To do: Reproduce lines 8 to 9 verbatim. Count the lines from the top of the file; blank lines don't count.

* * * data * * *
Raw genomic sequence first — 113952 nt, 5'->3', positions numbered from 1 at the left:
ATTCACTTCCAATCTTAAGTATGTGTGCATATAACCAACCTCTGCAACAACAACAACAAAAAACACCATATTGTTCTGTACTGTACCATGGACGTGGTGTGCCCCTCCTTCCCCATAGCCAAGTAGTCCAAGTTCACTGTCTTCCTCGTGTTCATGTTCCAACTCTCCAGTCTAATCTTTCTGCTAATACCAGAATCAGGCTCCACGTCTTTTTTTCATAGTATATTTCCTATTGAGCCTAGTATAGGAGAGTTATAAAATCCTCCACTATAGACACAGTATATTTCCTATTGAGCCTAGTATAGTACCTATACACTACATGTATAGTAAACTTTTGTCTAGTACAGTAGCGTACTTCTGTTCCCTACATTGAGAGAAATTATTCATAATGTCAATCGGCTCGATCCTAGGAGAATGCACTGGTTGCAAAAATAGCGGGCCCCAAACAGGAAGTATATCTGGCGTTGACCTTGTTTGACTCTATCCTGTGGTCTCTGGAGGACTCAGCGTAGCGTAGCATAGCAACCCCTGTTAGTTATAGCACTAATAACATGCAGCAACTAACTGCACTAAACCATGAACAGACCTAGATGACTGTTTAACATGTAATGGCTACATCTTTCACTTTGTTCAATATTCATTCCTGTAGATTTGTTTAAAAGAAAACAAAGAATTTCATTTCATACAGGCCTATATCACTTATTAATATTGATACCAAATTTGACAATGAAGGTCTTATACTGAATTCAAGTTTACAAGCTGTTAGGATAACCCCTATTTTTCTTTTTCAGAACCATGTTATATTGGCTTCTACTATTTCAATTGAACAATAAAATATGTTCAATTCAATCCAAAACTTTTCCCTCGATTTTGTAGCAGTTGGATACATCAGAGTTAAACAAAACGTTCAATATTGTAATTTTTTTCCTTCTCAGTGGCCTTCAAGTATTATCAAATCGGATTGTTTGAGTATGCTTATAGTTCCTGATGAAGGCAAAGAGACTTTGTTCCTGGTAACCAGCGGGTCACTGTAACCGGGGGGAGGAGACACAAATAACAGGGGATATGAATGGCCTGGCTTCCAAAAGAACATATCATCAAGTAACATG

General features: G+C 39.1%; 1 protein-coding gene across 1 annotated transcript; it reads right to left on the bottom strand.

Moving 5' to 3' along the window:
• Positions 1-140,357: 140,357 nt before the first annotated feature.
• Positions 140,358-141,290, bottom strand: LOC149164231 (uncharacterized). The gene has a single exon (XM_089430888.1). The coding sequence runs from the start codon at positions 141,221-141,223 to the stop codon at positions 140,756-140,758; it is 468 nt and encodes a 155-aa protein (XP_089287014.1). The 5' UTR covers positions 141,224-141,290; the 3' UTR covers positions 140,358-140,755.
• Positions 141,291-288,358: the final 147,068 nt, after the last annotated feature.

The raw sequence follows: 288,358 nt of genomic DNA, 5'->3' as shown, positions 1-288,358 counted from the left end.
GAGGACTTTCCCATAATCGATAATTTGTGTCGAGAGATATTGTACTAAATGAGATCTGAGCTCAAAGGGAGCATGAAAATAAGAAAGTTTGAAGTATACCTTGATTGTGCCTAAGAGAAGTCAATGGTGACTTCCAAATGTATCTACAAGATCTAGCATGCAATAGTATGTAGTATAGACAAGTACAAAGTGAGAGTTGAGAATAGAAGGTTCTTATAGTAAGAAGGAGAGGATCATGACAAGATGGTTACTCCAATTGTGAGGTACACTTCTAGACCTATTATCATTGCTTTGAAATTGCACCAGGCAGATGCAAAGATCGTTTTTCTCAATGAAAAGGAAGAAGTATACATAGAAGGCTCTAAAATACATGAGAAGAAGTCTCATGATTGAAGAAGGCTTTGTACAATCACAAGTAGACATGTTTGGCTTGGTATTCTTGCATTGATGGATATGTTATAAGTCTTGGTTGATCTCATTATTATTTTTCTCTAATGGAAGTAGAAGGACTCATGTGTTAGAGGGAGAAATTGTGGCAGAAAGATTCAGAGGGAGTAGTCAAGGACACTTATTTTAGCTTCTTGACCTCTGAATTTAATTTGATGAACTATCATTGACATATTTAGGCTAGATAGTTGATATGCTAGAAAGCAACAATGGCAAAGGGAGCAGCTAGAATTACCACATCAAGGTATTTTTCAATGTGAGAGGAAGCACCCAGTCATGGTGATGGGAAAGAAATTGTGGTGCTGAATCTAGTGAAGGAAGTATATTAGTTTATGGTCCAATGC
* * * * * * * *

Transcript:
The raw sequence follows: 288,358 nt of genomic DNA, 5'->3' as shown, positions 1-288,358 counted from the left end.
GAGGACTTTCCCATAATCGATAATTTGTGTCGAGAGATATTGTACTAAATGAGATCTGAGCTCAAAGGGAGCATGAAAATAAGAAAGTTTGAAGTATACCTTGATTGTGCCTAAGAGAAGTCAATGGTGACTTCCAAATGTATCTACAAGATCTAGCATGCAATAGTATGTAGTATAGACAAGTACAAAGTGAGAGTTGAGAATAGAAGGTTCTTATAGTAAGAAGGAGAGGATCATGACAAGATGGTTACTCCAATTGTGAGGTACACTTCTAGACCTATTATCATTGCTTTGAAATTGCACCAGGCAGATGCAAAGATCGTTTTTCTCAATGAAAAGGAAGAAGTATACATAGAAGGCTCTAAAATACATGAGAAGAAGTCTCATGATTGAAGAAGGCTTTGTACAATCACAAGTAGACATGTTTGGCTTGGTATTCTTGCATTGATGGATATGTTATAAGTCTTGGTTGATCTCATTATTATTTTTCTCTAATGGAAGTAGAAGGACTCATGTGTTAGAGGGAGAAATTGTGGCAGAAAGATTCAGAGGGAGTAGTCAAGGACACTTATTTTAGCTTCTTGACCTCTGAATTTAATTTGATGAACTATCATTGACATATTTAGGCTAGATAGTTGATATGCTAGAAAGCAACAATGGCAAAGGGAGCAGCTAGAATTACCACATCAAGGTATTTTTCAATGTGAGAGGAAGCACCCAGTCATGGTGATGGGAAAGAAATTGTGGTGCTGAATCTAGTGAAGGAAGTATATTAGTTTATGGTCCAATGC